Black Code, Arizona

In the late 19th century, after President Andrew Johnson ended congressional reconstruction, Southern former-confederates like Bob McDonnell passed laws in the southern United States which limited the rights of newly emancipated and enfranchised black men and women “legally”.  They included literacy tests in order to vote, fees to attend public schools, and poll taxes.  Poor whites were allowed to circumvent these laws which applied to them, too, allowing them to feel like they were part of the wealthy majority culture by “grandfather clauses”:  if the person applying had a grandfather who’d voted, they were exempted from the tax or tests.  These laws were called Black Codes, because they were designed to stop black people from participating in the citizenship of the United States.

Welcome to Arizona.

The Arizona state legislature last week passed a law which makes it illegal to be undocumented.  That means that I as a black mexican american citizen of the United States couldn’t run to the car wash or the grocery store without my birth certificate, because I look “illegal”.  The Brown Code is a celebration of a whiter nation because it also requires government agencies to enforce racial profiling.  Michael J. Fox could walk through Arizona without a second glance, but he was once an illegal immigrant to the United States.  The difference between the two of us?  Melanin.  The law that is sitting on the governor’s desk today is the codification of racism, as were the Black Codes after the civil war.  Like the Confederates of old (then called Democrats) who sought legal redress for their military and ideological and moral losses, the neo-conservatives in Arizona (now called Republicans) are seeking legal security that the United States will continue to be a nation of European-descended and controlled dominance after what they perceive to be a racial loss to President Barack Obama.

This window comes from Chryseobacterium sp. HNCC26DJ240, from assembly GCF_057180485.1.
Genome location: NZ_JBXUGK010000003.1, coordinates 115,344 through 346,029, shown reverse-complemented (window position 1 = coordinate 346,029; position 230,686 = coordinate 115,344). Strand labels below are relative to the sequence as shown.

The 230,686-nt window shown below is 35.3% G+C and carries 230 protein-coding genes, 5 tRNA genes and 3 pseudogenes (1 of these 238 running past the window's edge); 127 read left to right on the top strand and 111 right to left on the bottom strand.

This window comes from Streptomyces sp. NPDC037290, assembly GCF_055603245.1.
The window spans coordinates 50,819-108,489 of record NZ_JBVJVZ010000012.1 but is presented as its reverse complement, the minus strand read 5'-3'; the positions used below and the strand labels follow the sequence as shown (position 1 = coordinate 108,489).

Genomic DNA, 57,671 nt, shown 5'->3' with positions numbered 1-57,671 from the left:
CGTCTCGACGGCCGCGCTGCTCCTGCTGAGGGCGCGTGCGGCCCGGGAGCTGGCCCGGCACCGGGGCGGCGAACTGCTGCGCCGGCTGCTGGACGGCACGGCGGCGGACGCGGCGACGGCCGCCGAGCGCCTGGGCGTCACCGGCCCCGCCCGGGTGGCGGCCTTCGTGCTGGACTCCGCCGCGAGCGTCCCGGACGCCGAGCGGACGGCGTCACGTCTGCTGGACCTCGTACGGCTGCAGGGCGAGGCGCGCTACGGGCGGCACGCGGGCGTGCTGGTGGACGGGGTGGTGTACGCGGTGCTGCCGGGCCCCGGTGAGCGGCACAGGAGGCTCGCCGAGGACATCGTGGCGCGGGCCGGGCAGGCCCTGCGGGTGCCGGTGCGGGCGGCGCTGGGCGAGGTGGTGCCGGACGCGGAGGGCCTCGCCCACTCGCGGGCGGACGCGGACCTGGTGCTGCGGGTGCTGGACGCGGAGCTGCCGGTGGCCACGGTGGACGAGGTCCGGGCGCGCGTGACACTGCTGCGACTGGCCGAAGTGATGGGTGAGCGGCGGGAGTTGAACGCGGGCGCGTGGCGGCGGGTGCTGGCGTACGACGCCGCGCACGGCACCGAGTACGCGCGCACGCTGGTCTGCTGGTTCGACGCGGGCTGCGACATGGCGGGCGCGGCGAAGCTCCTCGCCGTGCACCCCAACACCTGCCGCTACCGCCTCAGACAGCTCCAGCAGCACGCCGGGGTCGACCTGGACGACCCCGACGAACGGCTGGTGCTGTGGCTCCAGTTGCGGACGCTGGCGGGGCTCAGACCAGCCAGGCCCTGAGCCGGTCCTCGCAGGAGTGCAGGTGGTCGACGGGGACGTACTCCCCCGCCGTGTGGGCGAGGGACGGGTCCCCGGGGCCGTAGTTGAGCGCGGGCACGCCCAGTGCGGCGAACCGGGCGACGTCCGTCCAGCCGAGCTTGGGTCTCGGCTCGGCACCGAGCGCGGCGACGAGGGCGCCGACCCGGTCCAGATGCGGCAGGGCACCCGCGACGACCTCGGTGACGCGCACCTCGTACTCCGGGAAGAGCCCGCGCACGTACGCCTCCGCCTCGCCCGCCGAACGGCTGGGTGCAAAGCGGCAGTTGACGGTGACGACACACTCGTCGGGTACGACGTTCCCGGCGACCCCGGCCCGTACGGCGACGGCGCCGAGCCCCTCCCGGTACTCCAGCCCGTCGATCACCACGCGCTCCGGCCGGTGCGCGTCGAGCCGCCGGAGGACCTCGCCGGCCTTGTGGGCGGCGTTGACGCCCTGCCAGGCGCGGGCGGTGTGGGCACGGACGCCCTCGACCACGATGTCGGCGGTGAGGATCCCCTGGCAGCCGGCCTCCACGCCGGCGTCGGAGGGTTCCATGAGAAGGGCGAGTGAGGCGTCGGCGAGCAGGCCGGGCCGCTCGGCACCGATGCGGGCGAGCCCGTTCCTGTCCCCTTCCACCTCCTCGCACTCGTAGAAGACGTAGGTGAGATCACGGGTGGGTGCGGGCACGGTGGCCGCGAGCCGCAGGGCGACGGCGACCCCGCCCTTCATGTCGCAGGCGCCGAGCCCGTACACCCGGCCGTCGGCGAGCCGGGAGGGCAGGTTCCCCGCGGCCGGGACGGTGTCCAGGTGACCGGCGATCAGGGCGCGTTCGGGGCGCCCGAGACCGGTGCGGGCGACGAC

The Black Codes danced in time with the Chinese Exclusion Act of 1882, which limited the number of immigrants that could come to the United States for employment from China.  They were the precursors of legalized segregation immortalized by the famous “separate but equal” Plessy v. Ferguson SCOTUS decision in 1896.  Legalized segregation gave birth to numerous avenues of discrimination and codified racism, none the least of which was the Bracero program which shipped immigrant labor from Mexico north when it was convenient and south when it was not.  And here we sit today with modern racists trying to sweep up and sweep out all the brown people under the guise of “immigration reform”.  This current legislation requires police to ascertain documents of citizenship from people without any reasonable suspicion except that they are darker skinned.  It is reminiscent of the pass laws which died with South African apartheid sixteen years ago, where black and brown citizens of that nation were required to carry papers but white ones were not.

It will be of some note whether Arizona Governor Jan Brewer decides to once again codify racism by signing the legislation into law, thereby putting her name down with Governor Wallace, or simply refuses to act and lets it “pass into law”, thereby washing her hands like Pontius Pilate.  Either way, much like the Black Codes and legalized segregation, this law will be struck down by those who have read the Constitution of the United States, and who believe that the ideals expressed by Thomas Jefferson in the Declaration of Independence are the providence of all citizens of this nation.

As President Obama recently stated, “the blessings of this country belong to every single American,” regardless of skin color.

Even in Black Code, Arizona.